According to Adam Shrager in his book, The Finest Crew in the Fleet: The Next Generation Cast on Screen and Off, Gates McFadden was quite reluctant to accept the role as Dr. Beverly Crusher because she was fully committed to the La Jolla Playhouse and its production of The Matchmaker. But McFadden did finally jump on board the USS Enterprise. While she ultimately considers the role a great one, the first season had more than a little bit of turmoil.
Rocky is probably a nice way of describing the first go around and it wasn’t just Gates McFadden who got caught up in the rinse. For starters, The Next Generation writing staff saw massive upheaval. David Gerrold, a writer on the original Star Trek series, scripting the episode The Trouble with Tribbles, was part of the initial writing crew for Star Trek: The Next Generation. He was one of the 30 or so writers and staff that left the series during its initial season.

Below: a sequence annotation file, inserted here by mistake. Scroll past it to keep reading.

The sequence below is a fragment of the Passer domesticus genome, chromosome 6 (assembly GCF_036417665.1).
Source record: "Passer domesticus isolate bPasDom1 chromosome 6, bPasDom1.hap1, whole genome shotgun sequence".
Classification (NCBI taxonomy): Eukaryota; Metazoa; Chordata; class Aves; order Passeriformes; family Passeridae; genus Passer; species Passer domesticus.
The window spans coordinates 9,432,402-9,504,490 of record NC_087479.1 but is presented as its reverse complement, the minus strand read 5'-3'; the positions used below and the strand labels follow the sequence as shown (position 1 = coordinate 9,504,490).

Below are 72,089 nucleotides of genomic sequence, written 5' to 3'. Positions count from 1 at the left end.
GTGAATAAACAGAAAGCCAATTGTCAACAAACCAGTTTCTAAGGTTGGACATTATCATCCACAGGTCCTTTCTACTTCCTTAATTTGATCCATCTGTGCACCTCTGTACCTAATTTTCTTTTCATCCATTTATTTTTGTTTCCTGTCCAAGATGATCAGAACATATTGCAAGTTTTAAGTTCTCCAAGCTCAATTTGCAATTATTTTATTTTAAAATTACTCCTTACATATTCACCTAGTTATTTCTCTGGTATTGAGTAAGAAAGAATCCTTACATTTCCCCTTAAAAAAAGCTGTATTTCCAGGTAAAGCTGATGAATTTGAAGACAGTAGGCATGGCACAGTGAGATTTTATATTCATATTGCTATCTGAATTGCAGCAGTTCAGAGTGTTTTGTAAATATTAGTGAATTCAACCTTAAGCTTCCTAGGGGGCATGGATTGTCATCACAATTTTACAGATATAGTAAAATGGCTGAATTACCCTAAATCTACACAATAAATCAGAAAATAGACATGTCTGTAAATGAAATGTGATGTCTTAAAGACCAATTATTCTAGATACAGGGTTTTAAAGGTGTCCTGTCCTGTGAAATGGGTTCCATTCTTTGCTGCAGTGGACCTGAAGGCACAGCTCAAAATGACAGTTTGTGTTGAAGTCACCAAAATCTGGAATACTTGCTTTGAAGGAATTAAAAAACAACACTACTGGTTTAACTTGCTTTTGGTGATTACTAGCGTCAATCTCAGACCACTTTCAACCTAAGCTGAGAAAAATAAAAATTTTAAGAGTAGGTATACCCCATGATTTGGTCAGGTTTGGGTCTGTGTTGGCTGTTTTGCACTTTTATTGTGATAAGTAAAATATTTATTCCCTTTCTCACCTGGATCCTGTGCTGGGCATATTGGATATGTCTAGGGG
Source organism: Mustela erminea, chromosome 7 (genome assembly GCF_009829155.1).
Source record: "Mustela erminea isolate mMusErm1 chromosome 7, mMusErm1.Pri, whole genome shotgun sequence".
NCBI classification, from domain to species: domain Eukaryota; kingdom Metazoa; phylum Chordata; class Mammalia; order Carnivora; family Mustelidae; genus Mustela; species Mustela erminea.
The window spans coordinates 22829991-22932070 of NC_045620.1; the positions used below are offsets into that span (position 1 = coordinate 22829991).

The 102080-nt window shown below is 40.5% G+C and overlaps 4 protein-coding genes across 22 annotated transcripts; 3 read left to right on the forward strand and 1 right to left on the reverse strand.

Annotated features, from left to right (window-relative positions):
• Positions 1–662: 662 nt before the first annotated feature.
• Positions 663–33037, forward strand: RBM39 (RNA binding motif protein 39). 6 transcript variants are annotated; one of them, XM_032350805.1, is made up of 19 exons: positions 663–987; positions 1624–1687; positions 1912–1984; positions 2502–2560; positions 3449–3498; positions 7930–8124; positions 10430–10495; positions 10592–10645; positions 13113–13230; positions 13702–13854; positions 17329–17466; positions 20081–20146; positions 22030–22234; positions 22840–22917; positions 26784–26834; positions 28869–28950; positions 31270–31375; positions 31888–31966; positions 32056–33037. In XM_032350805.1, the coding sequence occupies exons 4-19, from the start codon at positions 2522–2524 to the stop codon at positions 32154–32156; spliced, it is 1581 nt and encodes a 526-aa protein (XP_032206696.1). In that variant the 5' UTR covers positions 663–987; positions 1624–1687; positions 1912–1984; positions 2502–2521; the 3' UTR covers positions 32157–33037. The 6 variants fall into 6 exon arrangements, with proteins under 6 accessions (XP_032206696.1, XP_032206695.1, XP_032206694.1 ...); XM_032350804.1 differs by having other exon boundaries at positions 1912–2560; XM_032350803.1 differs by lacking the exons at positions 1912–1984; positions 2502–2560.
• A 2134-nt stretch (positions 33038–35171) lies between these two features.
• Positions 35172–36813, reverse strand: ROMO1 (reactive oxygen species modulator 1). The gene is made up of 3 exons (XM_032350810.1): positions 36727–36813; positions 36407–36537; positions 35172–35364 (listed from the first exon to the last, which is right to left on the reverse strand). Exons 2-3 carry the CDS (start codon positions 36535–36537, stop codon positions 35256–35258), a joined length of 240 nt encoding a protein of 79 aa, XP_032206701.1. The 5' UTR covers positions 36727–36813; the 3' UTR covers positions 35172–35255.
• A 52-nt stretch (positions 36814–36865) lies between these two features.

Rick Berman, who is everything Star Trek related, also said looking back, “There were a lot of falling-outs involved in those years.”
For Gates McFadden, her ouster came at the hands of Maurice Hurley. As Berman describes via Redeeming Culture, “She got fired.” Berman went on to explain:
“The head writer on the show during the first season, and there was a lot of tumult on the first season, was a gentleman named Maurice Hurley. Wonderful guy. Maurice did not like Gates. He had a real bone to pick with Gates. They just didn’t get along. He didn’t like her acting, he didn’t like her… after the first season, Gene decided to step back and leave everything to me and to Maurice, and Maurice went to him and said, ‘You gotta get – please, please let us get rid of her.’ and, I – I let it slide. I didn’t feel passionate enough to argue about it.”
Berman also didn’t have the clout at the time to reverse the decision nor did he appear all that willing to go to bat for McFadden.
Gates McFadden was able to look back on that tumultuous first season, reflecting on the time: